Dec 21, 2007 at 5:09 pm #1226401
Maybe I'm being redundant, but has anyone thought of or posted the concept of a sleeping bag system? I'm thinking along the lines of how I dress and even cover my hands: silk or light wool (if they make it) liner, a fleece sleeping bag, a lightweight regular sleeping bag, and maybe even a silnylon overbag. Polypro makes me sweat and itch so I prefer the natural materials. Then again, maybe with clothes on, some of this in unnecessary. Any experience?Dec 21, 2007 at 8:35 pm #1413445
Being this IS BackpackingLight, I think pretty much everyone here is either already doing this , or in process of doing this.
Personally, I'm pretty much in process. I'll be trying my Cocoon Pants & Montbell U.L. Down Inner Parka to see how low they'll work with my custom Nunatak Ghost and how low they'll comfortably work with my WM Ultralite.
You are definitely on the right track though…Dec 26, 2007 at 5:49 pm #1413776
@benjammin21Locale: The Grid, Brooklyn
Im just kidding, but say its a fifteen/twenty degree night. What I would do is have an insulating pad (of course, not going to sleep on rocks), a thirty degree bag, a silk liner (i.e. jagbag)(adds about ten degrees), and then some clothes like gloves and long johns, maybe with a pinch of down jacket in the mix if there is an extra dash of cold in the batch.
Unless you are talking about four season, winter camping. Then of course it's layer up time, maybe with fleece.
edited to say this:
sleeping systems rock my cozy socksDec 26, 2007 at 10:23 pm #1413802
@phageghostLocale: Southern California
Definitely on the right track in terms of thinking of your "sleep system." One of the tenets of most BPLers is to think not of individual pieces of gear but the total performance of the interacting system.
But . . . fleece is insanely heavy for the loft it provides in a situation like sleeping where you don't need it's greater breathability and resistance to crushing under pack straps. That weight is much better spent on high-loft insulating fill, synthetic or down, either in clothing (puffy pants, jacket) or in the sleeping bag. A standard practice is to get high-loft pants and jacket for warmth around camp, and use them to boost the warmth of your sleep system (so you can carry a lighter bag).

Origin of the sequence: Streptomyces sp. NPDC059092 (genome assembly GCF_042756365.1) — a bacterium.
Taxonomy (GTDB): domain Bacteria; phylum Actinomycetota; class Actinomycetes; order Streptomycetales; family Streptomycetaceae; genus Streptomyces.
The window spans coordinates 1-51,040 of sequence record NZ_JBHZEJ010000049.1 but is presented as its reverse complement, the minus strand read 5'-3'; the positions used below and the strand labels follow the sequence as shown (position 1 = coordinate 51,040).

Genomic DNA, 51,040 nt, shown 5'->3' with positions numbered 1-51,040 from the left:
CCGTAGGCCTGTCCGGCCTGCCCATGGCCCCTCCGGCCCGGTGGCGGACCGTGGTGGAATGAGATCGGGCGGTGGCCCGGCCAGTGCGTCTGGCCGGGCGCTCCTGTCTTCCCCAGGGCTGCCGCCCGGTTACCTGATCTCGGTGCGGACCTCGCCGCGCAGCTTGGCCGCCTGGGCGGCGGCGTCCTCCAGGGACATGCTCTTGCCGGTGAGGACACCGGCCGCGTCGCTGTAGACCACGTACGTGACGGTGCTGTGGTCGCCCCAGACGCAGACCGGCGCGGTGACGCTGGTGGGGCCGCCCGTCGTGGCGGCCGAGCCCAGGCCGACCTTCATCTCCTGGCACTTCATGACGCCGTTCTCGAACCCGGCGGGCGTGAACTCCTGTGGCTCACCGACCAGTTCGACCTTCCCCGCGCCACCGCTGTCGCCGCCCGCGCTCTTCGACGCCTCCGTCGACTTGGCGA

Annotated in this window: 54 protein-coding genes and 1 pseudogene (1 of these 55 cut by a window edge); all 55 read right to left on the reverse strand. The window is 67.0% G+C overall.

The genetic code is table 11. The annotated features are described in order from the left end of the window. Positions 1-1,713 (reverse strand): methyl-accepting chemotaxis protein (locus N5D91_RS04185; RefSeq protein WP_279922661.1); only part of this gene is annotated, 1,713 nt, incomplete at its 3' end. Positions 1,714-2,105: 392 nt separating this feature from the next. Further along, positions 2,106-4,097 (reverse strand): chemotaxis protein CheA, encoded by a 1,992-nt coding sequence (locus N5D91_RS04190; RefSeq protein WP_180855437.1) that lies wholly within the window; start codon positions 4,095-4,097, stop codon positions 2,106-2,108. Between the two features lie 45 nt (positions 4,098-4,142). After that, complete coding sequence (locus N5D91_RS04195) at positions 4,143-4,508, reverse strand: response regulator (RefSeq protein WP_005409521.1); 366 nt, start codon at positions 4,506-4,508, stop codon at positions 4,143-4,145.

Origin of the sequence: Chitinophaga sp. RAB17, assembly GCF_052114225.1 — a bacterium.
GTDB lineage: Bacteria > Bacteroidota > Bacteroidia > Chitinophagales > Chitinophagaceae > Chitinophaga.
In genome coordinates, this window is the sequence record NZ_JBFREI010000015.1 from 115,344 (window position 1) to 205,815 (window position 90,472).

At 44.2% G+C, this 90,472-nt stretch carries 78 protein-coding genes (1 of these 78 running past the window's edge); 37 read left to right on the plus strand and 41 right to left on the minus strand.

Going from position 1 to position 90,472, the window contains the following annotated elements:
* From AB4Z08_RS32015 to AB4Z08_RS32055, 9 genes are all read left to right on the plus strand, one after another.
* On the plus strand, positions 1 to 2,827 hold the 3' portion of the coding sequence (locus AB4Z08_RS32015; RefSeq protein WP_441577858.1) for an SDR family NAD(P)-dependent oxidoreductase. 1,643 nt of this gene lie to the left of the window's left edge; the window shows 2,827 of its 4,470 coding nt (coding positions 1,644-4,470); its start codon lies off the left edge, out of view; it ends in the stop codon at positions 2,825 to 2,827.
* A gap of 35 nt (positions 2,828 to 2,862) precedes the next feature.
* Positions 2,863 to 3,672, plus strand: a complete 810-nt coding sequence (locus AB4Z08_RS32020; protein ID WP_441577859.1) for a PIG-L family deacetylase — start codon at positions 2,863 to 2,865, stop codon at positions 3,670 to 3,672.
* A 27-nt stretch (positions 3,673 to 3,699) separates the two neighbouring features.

And silnylon doesn't breathe at all, so you'd be trapping all your insensible perspiration in the overbag, rapidly reducing your sleep system to a soggy mess. Not recommended. A breathable bivy with a top made of Pertex Quantum or Momentum 90 on the other hand can help keep off stray moisture and reduce convection, particularly if you use a quilt (another common strategy around here to maximize warmth / weight ratio).
There are some good articles on this site on this topic, but they're mostly member-only. If you're serious about it, though, the membership fee gets you discounts in the shop as well.Dec 26, 2007 at 11:48 pm #1413804
Michael, that is an astute observation, especially if you did not already read about it here. Improving the performance(while reducing the weight) of outdoor gear is like improving a system of systems, of which the sleep system is one. It has requirements for wind protection, water repellency, vapor management, conductive and radiative insulation, etc… and of course a combination of durability and yet low weight. My system is comprised of a ground sheet, tent, sleeping mat, bivy sack, sleeping bag, and the layer(s) I wear to bed. The sleeping bag is only a small and light part of the total system; in fact I could probably do without the 1 lb bag at all in a pinch.
I suggest you read the forums for more info..Dec 28, 2007 at 6:14 pm #1413986
Thanks all. I am pretty serious about this: I'm trying to convince my 15 y/o son to go winter camping. The six y/o is all gung-ho, though, and I could never get the other two to leave their warm beds. So my thinking is this: I have a 25 deg bag (which is pretty lightweight). Add a silk liner, which I would carry all of the time, and in the winter, dress in hi-loft down pants and top. Next to my skin: silk, wool, silk/wool combo, or bamboo underwear. Next, fleece top and pants. Then the down.
For 3-seasons, ditch the down. I'm looking for grey t-shirts which I can then wear any time of year.
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